Journalist and tweeter Frédéric Ojardias slaps up the following cartoon from the Hangyeorae (한겨레, most often romanized "Hankyoreh" in defiance of the Korean government's generally sensible romanization scheme), a leftist newspaper in Korea, that was drawn in response to the Charlie Hebdo massacre. I admit I don't quite get it on first viewing, so I'm going to waste some space in this blog post trying to think out loud about the image, and to see whether I can't parse the cartoon's elements and arrive at a coherent message. Then, I suppose, it's a question of whether I agree with the message I think I see.
Before I go further, though, a bit of background: Korea is currently experiencing its own free-speech troubles: Shin Eun-mi, a Korean-American woman, allegedly praised North Korea and also made some complimentary remarks about North Korean beer. What's more, she seems to have claimed that some defectors in South Korea have expressed a desire to return to the North. The South Korean government has reacted to this situation by first detaining, then deporting, Ms. Shin. The reason: Shin violated South Korea's national-security law, which prohibits pro-North rhetoric. Shin is also the author of books about her various trips to North Korea; the South Korean government had permitted their existence until recently, but is now banning them and attempting to get them removed from circulation.
It's hard not to see a link between the Charlie Hebdo massacre and any free-speech issue, so I suppose, on that level, the Hangyeorae cartoonist's perception of a Franco-Korean connection is understandable. The cartoon's deeper meaning, however, is somewhat obscure to me and needs to be teased out. The Hani image in question:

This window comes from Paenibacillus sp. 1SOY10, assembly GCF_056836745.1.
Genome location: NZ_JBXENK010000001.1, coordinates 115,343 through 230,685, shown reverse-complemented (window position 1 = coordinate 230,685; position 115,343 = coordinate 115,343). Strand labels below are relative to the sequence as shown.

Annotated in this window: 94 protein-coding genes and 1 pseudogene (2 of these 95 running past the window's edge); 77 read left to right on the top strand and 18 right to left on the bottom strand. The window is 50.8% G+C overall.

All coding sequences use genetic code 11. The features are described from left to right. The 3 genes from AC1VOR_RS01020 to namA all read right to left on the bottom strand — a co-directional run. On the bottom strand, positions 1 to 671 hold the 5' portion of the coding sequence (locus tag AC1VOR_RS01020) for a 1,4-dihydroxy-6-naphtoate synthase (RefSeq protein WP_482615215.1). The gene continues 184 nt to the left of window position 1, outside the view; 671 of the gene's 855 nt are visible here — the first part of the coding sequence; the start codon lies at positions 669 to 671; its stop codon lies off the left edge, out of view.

Let's look at the vocabulary in the cartoon. The overall situation is a bit "meta": the cartoon is essentially three panels, two panels of which are a "cartoon within a cartoon," with the third and largest panel depicting a fictionalized version of the cartoonist himself, looking down at his two-panel cartoon. The character in the second panel is speaking directly to the fictionalized cartoonist in a threatening manner. In the first panel, we see the expression "극단주의 #1," i.e., "Extremism [Case] #1." In smaller print is the expression "이슬람 조롱," or "mockery of Islam." This panel seems straightforward: the terrorist has summarily executed someone who just mocked Islam. The second panel opens with "극단주의 #2," i.e., "Extremism [Case] #2." Here, the terrorist, once drawn, now threatens the cartoonist who drew him/her, saying, "You think you'll have to express yourself that way? You'd better be careful, too." The smaller print, which labels the second panel's terrorist, says "종북 몰이," or "hunter of pro-North partisans." As we zoom back and go meta, we see the fictional cartoonist's fingers have broken into a sweat, indicating fear.